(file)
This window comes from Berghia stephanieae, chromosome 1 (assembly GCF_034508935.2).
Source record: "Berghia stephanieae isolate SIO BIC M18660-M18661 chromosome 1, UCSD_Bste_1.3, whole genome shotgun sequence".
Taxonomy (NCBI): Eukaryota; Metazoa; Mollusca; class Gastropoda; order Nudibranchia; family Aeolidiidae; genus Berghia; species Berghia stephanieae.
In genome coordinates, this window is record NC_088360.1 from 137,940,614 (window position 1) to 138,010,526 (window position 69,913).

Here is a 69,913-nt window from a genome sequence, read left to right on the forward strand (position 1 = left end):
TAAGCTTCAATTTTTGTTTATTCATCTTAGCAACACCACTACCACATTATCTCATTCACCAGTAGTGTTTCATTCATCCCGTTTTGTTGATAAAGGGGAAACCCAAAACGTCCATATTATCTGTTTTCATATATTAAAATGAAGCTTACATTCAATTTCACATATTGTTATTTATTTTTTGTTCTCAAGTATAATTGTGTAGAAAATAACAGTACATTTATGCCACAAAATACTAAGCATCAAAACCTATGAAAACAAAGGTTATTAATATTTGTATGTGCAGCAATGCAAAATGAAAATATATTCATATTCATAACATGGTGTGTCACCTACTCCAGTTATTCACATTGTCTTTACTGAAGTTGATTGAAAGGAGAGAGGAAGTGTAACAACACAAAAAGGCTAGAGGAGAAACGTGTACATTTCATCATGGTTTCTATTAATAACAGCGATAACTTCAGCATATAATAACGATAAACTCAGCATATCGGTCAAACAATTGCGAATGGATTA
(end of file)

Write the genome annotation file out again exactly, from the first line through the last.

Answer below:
This window comes from Berghia stephanieae, chromosome 1 (assembly GCF_034508935.2).
Source record: "Berghia stephanieae isolate SIO BIC M18660-M18661 chromosome 1, UCSD_Bste_1.3, whole genome shotgun sequence".
Taxonomy (NCBI): Eukaryota; Metazoa; Mollusca; class Gastropoda; order Nudibranchia; family Aeolidiidae; genus Berghia; species Berghia stephanieae.
In genome coordinates, this window is record NC_088360.1 from 137,940,614 (window position 1) to 138,010,526 (window position 69,913).

Here is a 69,913-nt window from a genome sequence, read left to right on the forward strand (position 1 = left end):
TAAGCTTCAATTTTTGTTTATTCATCTTAGCAACACCACTACCACATTATCTCATTCACCAGTAGTGTTTCATTCATCCCGTTTTGTTGATAAAGGGGAAACCCAAAACGTCCATATTATCTGTTTTCATATATTAAAATGAAGCTTACATTCAATTTCACATATTGTTATTTATTTTTTGTTCTCAAGTATAATTGTGTAGAAAATAACAGTACATTTATGCCACAAAATACTAAGCATCAAAACCTATGAAAACAAAGGTTATTAATATTTGTATGTGCAGCAATGCAAAATGAAAATATATTCATATTCATAACATGGTGTGTCACCTACTCCAGTTATTCACATTGTCTTTACTGAAGTTGATTGAAAGGAGAGAGGAAGTGTAACAACACAAAAAGGCTAGAGGAGAAACGTGTACATTTCATCATGGTTTCTATTAATAACAGCGATAACTTCAGCATATAATAACGATAAACTCAGCATATCGGTCAAACAATTGCGAATGGATTA